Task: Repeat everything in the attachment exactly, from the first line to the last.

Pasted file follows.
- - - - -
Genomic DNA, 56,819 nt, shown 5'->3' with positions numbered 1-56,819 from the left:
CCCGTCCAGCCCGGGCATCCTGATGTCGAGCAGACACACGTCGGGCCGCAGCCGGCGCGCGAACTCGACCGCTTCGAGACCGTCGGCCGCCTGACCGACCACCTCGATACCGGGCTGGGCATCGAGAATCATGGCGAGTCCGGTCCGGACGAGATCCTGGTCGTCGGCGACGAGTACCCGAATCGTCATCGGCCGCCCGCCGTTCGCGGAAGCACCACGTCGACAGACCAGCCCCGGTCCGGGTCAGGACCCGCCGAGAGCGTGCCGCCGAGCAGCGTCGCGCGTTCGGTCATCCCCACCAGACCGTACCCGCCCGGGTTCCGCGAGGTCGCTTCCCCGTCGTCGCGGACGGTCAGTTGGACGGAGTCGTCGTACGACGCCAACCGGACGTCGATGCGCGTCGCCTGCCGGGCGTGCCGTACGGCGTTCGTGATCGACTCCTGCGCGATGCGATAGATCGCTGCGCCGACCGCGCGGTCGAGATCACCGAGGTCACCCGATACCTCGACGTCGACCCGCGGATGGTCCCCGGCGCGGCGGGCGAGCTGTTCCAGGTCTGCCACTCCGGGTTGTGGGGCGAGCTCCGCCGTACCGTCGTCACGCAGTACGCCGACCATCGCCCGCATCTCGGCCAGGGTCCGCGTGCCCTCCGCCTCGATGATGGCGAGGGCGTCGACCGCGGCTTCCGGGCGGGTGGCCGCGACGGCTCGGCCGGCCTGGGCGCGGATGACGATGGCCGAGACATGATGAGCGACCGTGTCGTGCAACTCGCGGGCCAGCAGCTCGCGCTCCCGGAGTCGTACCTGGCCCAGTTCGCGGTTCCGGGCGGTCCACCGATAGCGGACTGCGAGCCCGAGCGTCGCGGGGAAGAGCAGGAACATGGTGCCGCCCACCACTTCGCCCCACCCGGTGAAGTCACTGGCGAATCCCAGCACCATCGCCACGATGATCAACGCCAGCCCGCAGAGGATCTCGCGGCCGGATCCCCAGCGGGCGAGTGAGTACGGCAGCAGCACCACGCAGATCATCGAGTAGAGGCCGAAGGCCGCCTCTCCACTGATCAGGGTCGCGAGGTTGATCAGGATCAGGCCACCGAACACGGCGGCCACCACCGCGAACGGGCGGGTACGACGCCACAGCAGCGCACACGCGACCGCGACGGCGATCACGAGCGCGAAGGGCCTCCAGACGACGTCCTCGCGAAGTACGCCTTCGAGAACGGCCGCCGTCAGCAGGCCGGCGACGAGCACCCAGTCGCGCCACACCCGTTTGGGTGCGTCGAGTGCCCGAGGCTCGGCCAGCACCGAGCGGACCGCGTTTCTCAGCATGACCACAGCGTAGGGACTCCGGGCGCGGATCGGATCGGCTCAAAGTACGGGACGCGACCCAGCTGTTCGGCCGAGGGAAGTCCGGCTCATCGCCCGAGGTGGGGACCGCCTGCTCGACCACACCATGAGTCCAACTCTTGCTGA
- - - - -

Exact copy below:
Genomic DNA, 56,819 nt, shown 5'->3' with positions numbered 1-56,819 from the left:
CCCGTCCAGCCCGGGCATCCTGATGTCGAGCAGACACACGTCGGGCCGCAGCCGGCGCGCGAACTCGACCGCTTCGAGACCGTCGGCCGCCTGACCGACCACCTCGATACCGGGCTGGGCATCGAGAATCATGGCGAGTCCGGTCCGGACGAGATCCTGGTCGTCGGCGACGAGTACCCGAATCGTCATCGGCCGCCCGCCGTTCGCGGAAGCACCACGTCGACAGACCAGCCCCGGTCCGGGTCAGGACCCGCCGAGAGCGTGCCGCCGAGCAGCGTCGCGCGTTCGGTCATCCCCACCAGACCGTACCCGCCCGGGTTCCGCGAGGTCGCTTCCCCGTCGTCGCGGACGGTCAGTTGGACGGAGTCGTCGTACGACGCCAACCGGACGTCGATGCGCGTCGCCTGCCGGGCGTGCCGTACGGCGTTCGTGATCGACTCCTGCGCGATGCGATAGATCGCTGCGCCGACCGCGCGGTCGAGATCACCGAGGTCACCCGATACCTCGACGTCGACCCGCGGATGGTCCCCGGCGCGGCGGGCGAGCTGTTCCAGGTCTGCCACTCCGGGTTGTGGGGCGAGCTCCGCCGTACCGTCGTCACGCAGTACGCCGACCATCGCCCGCATCTCGGCCAGGGTCCGCGTGCCCTCCGCCTCGATGATGGCGAGGGCGTCGACCGCGGCTTCCGGGCGGGTGGCCGCGACGGCTCGGCCGGCCTGGGCGCGGATGACGATGGCCGAGACATGATGAGCGACCGTGTCGTGCAACTCGCGGGCCAGCAGCTCGCGCTCCCGGAGTCGTACCTGGCCCAGTTCGCGGTTCCGGGCGGTCCACCGATAGCGGACTGCGAGCCCGAGCGTCGCGGGGAAGAGCAGGAACATGGTGCCGCCCACCACTTCGCCCCACCCGGTGAAGTCACTGGCGAATCCCAGCACCATCGCCACGATGATCAACGCCAGCCCGCAGAGGATCTCGCGGCCGGATCCCCAGCGGGCGAGTGAGTACGGCAGCAGCACCACGCAGATCATCGAGTAGAGGCCGAAGGCCGCCTCTCCACTGATCAGGGTCGCGAGGTTGATCAGGATCAGGCCACCGAACACGGCGGCCACCACCGCGAACGGGCGGGTACGACGCCACAGCAGCGCACACGCGACCGCGACGGCGATCACGAGCGCGAAGGGCCTCCAGACGACGTCCTCGCGAAGTACGCCTTCGAGAACGGCCGCCGTCAGCAGGCCGGCGACGAGCACCCAGTCGCGCCACACCCGTTTGGGTGCGTCGAGTGCCCGAGGCTCGGCCAGCACCGAGCGGACCGCGTTTCTCAGCATGACCACAGCGTAGGGACTCCGGGCGCGGATCGGATCGGCTCAAAGTACGGGACGCGACCCAGCTGTTCGGCCGAGGGAAGTCCGGCTCATCGCCCGAGGTGGGGACCGCCTGCTCGACCACACCATGAGTCCAACTCTTGCTGA